A noble project to mobilise rural India safely, the Tata Nano was a failure. Today we examine the reasons why.
The Tata Group is one of India’s oldest and largest industrial conglomerates. It encompasses a hugely diverse range of manufacturing and service companies, including steel, chemicals, consumer products, home appliances, energy, telecommunications, hotels, finance, investment and, since 1954, motor vehicles. Tata’s first domestically designed and built car was the 1998 Indica, a supermini-sized five-door hatchback that went on to Continue reading “Heroic Failure”
A mysterious city car concept, allegedly created by Tata Motors, may possibly be the final creation of one of the titans of automotive design. Or could it?
Officially, Marcello Gandini didn’t exactly bow out on a high note. The Stola S86 Diamante’s appearance was challenging for all the wrong reasons: Unveiled in 2005, his second design for Stola looked both clumsy, old-fashioned and rather unaccomplished – one could even be led to say: unprofessional. It marked the final time a car designed by the great Gandini was publicly unveiled.
As an end note to a career that had resulted in shapes which changed the craft of automotive design forever, the Stola S86 Diamante’s sole saving grace was its ability to Continue reading “Tata Enigma”
Two impressive Geneva concepts from India’s largest carmaker suggests a growing maturity and ambition. We investigate.
It may surprise you to learn that Tata Motors have been part of the Indian automotive landscape for over 70 years. For most of that time, Ratan Tata’s motor business concentrated on the commercial field, before becoming famous for the Nano, billed as the World’s cheapest car. But they are probably best known for their surprising (and lucrative) 2008 acquisition of what became Jaguar Land Rover.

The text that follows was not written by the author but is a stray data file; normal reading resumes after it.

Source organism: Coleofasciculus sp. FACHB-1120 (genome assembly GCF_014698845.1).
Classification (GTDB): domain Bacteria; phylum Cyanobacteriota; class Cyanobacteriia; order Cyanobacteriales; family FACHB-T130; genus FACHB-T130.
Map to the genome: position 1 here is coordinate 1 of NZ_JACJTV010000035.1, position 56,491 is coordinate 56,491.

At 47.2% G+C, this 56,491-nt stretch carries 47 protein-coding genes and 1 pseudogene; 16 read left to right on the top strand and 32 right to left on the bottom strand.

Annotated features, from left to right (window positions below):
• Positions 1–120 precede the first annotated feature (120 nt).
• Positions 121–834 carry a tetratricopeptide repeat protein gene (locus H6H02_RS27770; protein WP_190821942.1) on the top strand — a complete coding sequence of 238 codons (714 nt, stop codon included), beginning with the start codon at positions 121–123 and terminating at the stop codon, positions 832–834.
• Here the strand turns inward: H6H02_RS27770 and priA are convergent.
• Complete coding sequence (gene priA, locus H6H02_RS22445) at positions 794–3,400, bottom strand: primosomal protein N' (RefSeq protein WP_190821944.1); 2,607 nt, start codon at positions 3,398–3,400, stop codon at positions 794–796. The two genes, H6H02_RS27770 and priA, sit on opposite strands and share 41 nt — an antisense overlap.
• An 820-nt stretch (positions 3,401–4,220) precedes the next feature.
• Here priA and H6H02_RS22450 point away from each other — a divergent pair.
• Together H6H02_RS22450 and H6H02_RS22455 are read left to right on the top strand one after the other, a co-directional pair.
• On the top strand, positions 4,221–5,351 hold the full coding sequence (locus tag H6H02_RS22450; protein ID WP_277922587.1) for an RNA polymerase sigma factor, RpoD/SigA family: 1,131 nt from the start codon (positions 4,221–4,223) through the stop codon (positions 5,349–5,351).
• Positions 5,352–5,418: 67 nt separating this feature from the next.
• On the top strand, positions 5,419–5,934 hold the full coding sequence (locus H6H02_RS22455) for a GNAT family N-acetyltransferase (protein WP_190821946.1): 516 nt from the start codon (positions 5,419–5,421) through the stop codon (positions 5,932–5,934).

In its two and a half decades in the passenger car business, Tata have been predominantly a domestic player, but as the Indian car market has grown both in size and relative sophistication, Tata, in conjunction with its design and engineering satellites (not to mention independent partners) in both the UK and Italy, has reshaped its domestic offerings to compete with the big names.
In the second part of our examination of JLR, we look at Land-Rover’s market stratification, Ford’s powertrain legacy and their less than stellar reliability record.
Land Rover’s confused offering
JLR’s strategy with Land Rover is to stratify the brand into three distinct levels. Land Rover at entry level, Discovery as median level and Range Rover as upper level. However, at the time of writing, this distinction remains insufficiently clear. The newly announced 2015 Discovery Sport is a good example of this – appearing a little too akin to its Range Rover derivative, and suggesting there is work to be done to put some discernible distance between the individual marques. Until a new generation Defender is available, this strategy will continue to confuse customers, with the added problem that JLR have nothing to offer buyers trading from the outgoing Freelander model – unless they are prepared to dig considerably deeper into their pockets. Continue reading “JLR: The Challenges Facing a Challenger Brand – Part 2”
Jaguar Land Rover’s commercial renaissance over the past five years has prompted a deluge of scepticism in some quarters, because on the surface of things at least, its rapid turnaround has stretched belief. When the Ford Motor Company sold the Jaguar and Land Rover brands to Indian industrial giant, Tata Group for £1.2bn in 2008, both businesses were loss makers – Jaguar in characteristically epic fashion. Continue reading “JLR – The Challenges Facing a Challenger Brand”